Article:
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The infratemporal fossa is an irregularly shaped cavity, situated below and medial to the zygomatic arch. It is not fully enclosed by bone in all directions, and it contains superficial muscles that are visible during dissection after removing skin and fascia: namely, the lower part of the temporalis muscle, the lateral pterygoid, and the medial pterygoid.

Infratemporal fossa
Gray189.png
Left infratemporal fossa.
Details
Identifiers
Latinfossa infratemporalis
TAA02.1.00.024
FMA75308
Anatomical terminology

Its boundaries may be defined by:

Contents

ContentsEdit

MusclesEdit

  • Lower part of the Temporalis and masseter muscles (origin of masseter muscle:lower margin of the inner surface of zygomatic bone insertion : outer surface of the ramus of the mandible )
  • Lateral and medial pterygoid muscles

VesselsEdit

The internal maxillary vessels, consisting of the maxillary artery originating from the external carotid artery and its branches.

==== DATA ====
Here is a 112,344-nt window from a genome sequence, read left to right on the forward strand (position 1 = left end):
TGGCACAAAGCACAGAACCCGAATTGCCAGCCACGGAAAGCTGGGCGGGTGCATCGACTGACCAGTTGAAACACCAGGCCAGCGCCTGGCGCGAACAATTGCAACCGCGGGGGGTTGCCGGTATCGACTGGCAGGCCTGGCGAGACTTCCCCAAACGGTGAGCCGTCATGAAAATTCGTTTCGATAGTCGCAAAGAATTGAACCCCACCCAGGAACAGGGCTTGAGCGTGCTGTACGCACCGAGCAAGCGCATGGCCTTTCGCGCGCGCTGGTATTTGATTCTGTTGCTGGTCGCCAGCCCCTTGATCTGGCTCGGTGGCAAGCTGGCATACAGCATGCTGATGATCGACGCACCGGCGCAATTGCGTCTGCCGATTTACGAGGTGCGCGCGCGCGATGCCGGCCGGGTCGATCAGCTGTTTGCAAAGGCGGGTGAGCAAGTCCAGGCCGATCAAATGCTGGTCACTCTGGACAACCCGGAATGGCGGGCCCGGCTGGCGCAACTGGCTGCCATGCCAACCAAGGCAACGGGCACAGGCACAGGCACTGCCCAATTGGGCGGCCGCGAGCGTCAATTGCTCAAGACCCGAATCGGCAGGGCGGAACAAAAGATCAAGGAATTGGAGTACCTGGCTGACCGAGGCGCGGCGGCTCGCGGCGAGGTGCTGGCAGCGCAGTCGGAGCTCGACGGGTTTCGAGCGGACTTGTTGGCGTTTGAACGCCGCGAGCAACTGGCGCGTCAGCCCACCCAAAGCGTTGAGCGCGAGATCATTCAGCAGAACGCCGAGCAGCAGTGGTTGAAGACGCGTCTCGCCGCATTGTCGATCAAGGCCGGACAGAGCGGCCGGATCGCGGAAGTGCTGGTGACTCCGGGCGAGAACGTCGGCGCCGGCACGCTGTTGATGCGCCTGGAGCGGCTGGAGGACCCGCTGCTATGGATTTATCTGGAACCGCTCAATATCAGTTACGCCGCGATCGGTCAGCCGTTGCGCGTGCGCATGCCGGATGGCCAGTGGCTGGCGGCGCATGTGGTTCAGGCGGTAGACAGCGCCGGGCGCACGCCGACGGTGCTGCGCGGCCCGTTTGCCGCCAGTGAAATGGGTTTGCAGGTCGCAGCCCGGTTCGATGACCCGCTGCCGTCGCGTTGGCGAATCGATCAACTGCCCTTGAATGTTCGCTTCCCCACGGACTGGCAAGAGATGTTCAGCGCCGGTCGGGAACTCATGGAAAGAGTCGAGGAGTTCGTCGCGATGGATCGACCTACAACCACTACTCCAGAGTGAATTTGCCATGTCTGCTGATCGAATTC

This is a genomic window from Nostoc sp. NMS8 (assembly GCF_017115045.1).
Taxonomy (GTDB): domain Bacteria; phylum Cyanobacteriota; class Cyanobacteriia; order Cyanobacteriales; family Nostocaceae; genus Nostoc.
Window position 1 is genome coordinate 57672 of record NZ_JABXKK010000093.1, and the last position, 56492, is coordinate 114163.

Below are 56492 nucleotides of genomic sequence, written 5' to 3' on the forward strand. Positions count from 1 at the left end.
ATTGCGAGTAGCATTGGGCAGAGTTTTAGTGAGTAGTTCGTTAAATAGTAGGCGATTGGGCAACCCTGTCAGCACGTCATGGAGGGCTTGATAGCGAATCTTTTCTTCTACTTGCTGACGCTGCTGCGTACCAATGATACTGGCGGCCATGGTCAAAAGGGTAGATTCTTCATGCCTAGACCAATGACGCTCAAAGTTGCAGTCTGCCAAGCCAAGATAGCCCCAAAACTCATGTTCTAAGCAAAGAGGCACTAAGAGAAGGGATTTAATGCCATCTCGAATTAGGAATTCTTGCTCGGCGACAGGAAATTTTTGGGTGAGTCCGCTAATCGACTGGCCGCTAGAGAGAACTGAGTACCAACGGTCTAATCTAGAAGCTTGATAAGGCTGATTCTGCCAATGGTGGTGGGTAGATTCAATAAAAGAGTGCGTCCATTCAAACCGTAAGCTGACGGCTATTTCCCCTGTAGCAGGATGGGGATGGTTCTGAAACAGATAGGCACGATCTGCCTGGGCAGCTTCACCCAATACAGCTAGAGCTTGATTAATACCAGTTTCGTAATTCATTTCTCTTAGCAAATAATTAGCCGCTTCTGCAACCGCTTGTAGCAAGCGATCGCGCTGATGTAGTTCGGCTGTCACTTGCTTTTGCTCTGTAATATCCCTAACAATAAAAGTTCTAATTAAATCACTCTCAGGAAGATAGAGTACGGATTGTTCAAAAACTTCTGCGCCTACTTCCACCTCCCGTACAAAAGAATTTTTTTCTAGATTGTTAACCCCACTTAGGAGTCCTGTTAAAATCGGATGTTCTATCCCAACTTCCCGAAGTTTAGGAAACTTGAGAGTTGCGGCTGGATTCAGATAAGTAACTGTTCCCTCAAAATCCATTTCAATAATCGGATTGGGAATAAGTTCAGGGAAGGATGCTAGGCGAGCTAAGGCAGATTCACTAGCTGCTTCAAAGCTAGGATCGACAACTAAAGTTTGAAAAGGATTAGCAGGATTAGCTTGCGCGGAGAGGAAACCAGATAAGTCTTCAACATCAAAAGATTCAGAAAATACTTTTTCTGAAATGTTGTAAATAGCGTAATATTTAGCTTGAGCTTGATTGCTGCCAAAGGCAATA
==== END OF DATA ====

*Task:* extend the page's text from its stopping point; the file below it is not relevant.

Infratemporal fossa

Internal maxillary branches found within the infratemporal fossa including the

VeinsEdit

  • pterygoid venous plexus
  • retromandibular vein

NervesEdit

Mandibular nerve, inferior alveolar nerve, lingual nerve, buccal nerve, chorda tympani nerve, and otic ganglion.[1]

Mandibular nerveEdit

Motor branches:

Its motor fibers innervate all the muscles of mastication plus the mylohyoid, anterior belly of the digastric, and the tensores veli palati and tympani

Sensory innervation:

Communications to nearby spacesEdit

Additional imagesEdit

OsteologyEdit

The foramen ovale and foramen spinosum open on its roof, and the alveolar canals on its anterior wall.

At its upper and medial part are two fissures, which together form a T-shaped fissure, the horizontal limb being named the inferior orbital, and the vertical one the pterygomaxillary.

ReferencesEdit

This article incorporates text in the public domain from page 184 of the 20th edition of Gray's Anatomy (1918)

  1. ^ Moore, Keith L & Dalley, Arthur (2006). Clinically oriented anatomy (5th ed.), Lippincott Williams & Wilkins.

External linksEdit